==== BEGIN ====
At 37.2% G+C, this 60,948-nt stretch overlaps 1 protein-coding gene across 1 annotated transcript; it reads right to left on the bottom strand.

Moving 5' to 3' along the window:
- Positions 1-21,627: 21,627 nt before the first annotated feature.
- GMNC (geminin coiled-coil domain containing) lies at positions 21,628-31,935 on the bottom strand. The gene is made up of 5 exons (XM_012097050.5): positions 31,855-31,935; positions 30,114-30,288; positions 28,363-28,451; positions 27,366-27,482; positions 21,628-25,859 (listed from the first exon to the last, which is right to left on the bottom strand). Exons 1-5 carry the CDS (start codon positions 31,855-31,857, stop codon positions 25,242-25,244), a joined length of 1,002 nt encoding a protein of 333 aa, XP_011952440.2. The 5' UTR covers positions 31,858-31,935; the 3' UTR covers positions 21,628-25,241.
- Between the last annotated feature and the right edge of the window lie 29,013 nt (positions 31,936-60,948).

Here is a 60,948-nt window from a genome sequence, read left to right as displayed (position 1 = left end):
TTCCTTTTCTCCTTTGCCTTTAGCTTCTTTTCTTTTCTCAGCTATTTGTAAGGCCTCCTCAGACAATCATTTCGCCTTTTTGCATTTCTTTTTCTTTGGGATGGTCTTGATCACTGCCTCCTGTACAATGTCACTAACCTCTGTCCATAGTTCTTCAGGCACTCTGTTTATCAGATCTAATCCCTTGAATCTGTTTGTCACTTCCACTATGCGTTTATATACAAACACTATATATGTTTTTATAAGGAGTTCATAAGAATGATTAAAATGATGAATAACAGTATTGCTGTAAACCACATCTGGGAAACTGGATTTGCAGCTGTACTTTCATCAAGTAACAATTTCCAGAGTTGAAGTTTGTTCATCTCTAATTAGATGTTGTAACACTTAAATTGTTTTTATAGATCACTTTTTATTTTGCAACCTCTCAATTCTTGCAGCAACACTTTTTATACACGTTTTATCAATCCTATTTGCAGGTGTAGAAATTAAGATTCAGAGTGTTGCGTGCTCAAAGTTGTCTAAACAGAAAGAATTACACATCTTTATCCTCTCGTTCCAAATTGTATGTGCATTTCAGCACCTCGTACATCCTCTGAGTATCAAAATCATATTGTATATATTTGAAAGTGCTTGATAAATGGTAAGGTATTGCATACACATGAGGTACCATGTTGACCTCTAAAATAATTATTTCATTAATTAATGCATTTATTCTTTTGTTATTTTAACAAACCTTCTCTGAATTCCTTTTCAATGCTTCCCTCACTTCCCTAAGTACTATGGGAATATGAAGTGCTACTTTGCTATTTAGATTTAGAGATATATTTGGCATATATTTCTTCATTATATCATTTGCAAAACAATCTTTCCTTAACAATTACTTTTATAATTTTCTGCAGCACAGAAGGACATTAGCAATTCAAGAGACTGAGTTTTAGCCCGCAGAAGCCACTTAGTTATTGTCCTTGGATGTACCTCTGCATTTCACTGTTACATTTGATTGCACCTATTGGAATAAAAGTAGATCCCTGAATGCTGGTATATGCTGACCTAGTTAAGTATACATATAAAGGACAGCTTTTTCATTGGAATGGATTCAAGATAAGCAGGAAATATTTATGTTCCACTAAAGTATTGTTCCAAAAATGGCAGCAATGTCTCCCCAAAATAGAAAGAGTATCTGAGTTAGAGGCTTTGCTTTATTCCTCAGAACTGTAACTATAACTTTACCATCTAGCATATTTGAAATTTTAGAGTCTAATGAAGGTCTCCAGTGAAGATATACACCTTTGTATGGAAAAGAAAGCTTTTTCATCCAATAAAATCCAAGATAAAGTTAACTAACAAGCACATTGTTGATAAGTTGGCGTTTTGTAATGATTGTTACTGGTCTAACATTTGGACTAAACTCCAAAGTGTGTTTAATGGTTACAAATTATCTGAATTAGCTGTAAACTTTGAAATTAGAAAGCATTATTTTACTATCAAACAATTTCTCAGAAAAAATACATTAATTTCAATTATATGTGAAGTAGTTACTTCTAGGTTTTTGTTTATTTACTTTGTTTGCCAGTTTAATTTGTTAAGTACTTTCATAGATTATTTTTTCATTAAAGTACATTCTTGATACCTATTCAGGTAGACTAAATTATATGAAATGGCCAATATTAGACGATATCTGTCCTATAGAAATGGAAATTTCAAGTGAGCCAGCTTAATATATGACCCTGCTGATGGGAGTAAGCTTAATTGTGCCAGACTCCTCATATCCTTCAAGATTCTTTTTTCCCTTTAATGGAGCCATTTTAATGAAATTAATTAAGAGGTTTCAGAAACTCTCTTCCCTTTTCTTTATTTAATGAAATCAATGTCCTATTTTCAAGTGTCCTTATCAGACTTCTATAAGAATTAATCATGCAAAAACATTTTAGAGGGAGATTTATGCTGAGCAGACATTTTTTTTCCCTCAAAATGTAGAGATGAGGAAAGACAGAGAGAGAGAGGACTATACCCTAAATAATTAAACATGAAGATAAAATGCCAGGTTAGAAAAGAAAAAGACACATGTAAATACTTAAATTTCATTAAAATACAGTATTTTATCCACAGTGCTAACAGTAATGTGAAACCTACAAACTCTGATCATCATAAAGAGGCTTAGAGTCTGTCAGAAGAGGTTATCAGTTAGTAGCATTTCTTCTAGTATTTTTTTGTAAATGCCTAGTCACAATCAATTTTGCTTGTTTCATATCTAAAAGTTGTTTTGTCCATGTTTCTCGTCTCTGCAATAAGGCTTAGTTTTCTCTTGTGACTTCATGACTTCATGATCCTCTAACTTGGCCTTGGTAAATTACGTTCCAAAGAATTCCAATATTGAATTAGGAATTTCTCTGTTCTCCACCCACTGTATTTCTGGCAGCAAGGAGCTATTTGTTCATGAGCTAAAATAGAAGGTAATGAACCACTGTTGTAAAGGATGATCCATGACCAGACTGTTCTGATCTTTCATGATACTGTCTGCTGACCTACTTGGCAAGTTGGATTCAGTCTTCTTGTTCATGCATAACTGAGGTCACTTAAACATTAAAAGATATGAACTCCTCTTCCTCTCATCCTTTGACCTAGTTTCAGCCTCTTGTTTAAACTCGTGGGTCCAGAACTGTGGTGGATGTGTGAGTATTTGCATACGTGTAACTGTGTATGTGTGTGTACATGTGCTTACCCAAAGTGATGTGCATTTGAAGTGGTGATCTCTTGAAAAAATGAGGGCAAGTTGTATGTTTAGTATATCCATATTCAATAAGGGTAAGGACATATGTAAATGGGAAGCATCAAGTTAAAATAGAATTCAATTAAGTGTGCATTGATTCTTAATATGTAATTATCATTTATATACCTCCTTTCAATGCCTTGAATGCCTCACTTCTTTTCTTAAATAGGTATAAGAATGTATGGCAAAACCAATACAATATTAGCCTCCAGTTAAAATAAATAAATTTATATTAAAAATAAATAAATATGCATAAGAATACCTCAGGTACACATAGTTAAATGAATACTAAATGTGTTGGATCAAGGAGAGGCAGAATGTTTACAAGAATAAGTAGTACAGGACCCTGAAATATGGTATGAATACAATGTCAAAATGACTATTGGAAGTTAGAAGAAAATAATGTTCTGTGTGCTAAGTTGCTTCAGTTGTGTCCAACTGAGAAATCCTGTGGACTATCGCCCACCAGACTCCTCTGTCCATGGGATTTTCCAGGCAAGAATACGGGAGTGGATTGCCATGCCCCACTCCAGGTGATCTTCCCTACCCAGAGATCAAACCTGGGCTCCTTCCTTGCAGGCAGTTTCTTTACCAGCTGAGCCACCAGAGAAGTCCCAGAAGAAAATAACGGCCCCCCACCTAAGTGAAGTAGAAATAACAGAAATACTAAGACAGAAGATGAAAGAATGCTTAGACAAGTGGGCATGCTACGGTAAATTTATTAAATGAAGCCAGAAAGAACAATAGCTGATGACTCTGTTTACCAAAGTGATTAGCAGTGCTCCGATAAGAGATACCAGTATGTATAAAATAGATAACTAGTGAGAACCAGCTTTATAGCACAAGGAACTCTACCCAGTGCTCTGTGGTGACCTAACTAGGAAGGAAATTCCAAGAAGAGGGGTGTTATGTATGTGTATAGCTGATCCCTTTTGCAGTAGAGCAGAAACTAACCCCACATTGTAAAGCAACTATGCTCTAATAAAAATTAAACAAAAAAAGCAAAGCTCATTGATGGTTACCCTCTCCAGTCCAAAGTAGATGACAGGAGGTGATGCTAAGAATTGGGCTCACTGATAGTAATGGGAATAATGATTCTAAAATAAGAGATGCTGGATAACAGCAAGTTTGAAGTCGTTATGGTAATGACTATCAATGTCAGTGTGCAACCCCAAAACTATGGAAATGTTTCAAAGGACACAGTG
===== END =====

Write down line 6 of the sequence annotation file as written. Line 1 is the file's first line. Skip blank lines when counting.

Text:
Here is a 60,948-nt window from a genome sequence, read left to right as displayed (position 1 = left end):